Star Wars: Episode II - Attack of the Clones Reviews
A long time ago, in a living room far, far away...
Star Wars Episode II: Attack of the Clones Review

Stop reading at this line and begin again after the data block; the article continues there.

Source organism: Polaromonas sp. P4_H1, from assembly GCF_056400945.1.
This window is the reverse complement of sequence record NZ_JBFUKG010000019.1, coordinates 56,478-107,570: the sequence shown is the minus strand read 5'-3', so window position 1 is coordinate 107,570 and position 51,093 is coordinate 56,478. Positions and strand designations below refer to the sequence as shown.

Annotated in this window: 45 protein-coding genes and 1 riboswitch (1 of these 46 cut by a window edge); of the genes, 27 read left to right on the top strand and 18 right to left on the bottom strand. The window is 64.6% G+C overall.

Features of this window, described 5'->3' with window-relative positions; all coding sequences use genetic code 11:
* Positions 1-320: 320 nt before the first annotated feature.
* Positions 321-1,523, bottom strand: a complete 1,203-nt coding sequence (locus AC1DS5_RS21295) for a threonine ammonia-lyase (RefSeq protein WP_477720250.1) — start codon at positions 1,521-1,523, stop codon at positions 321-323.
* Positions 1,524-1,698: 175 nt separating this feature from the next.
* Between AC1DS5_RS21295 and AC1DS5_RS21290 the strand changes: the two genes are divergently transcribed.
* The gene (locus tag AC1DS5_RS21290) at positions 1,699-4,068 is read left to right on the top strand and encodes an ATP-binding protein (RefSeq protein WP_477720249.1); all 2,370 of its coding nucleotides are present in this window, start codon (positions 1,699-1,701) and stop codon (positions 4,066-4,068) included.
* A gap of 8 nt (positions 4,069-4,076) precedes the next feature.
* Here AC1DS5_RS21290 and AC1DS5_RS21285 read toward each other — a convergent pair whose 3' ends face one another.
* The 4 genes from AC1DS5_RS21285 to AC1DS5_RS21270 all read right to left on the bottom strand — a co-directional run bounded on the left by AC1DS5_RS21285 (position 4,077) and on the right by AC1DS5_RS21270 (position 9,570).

There is unrest in the minds of Star Wars fans. The Phantom Menace just kept its head above water, worth sitting through at least once or every-now-and-then. The next chronological installment/second prequel does just that too, with less Jar-Jar (Ahmed Best). We open with the opening crawl (obviously) and then tilt up instead of down to Coruscant, where Naboo's Senator arrives, before an explosion takes her life. Wait, that was a decoy, and real Senator/Former Queen Padme Amidala (Natalie Portman) reveals herself to be among the pilots (wow, those Nabooians are so cautious with their leaders, and maybe a little paranoid). What follows is a series of people talking in circles (which repeats itself throughout and brings space adventures and mysteries to a screeching halt), and then things heat up when Obi-Wan Kenobi (Ewan McGregor) and Anakin Skywalker (Hayden Christensen) arrive to guard Senator Amidala after their only run-in with Jar-Jar, who's been reduced in role for this movie, but expanded in role for the larger Star Wars Universe. When a bounty hunter tries killing Padme, Obi-Wan and Anakin get into a high-octane speeder chase that ends with the beginning of a conspiracy being pulled apart throughout. Instead of just focusing on this conspiracy, we get Anakin doing more Padme guarding injected in, followed by their bad romance, which can be explained simply: they've been repressing their emotions in the decade between I and II for the good of the Jedi Order and their political system. Maybe it was the force keeping balance, but I'm gonna admit this love story gets cringe worthy, but whatever you feel about it, this is Lucas' vision. Sorry to say his vision also had a mix of great and horrendous CGI. The good news: Coruscant and Kamino were brilliant looking and the massive CGI battles (while lacking a human link to humanize it) didn't blow you away, even if it was a little too big. The bad news is that several green-screens are so obviously fake. The ones used for windows showing Coruscant's skyline worked well, but when you see Anakin riding his speeder down the Tatooine dunes or Dooku doing the same thing in the Geonosis dunes. The CGI characters aren't horrendous, just a little odd (this technology was in its infancy at the time) but well detailed. And they advance the plot in some form or another. All of this is set to John Williams' great soundtrack, that never fails to disappoint. His main theme music "Across the Stars" really captures the romantic tension George Lucas fails to sell if you don't think about how emotionally repressed the two are. Their dialogue isn't great, but the bad dialogue can actually have some good meaning: Anakin's "sand monologue," as I call it, is actually a reasonable thing for him to say, because he grew up on a desert planet, in the sand! Just like eskimos would have more words for snow than we do, he would have more knowledge and descriptiveness for sand. It feels redundant, but it's something he knows, and it's what he can use as a parallel to Padme in his twisted world of joining the Jedi Order too late. Overall, Attack of the Clones is not the attack on cinema people make it out to be, but I can understand why: mixed-result CGI and never-ending political debates bringing the pace to a screeching halt to the space adventure. I know this is just opinion, but I like (not love) Attack of the Clones for its coherent story, decent (but forgivably flawed) character development, everything there for the sake of telling how the war Anakin Skywalker would fight in and eventually lead to the Original Trilogy, a John Williams soundtrack that does its job in the movie and is worth listening to outside of it, and dialogue that makes sense to George Lucas and the Star Wars Universe, but not to most other people. Thanks, and may the force be with you.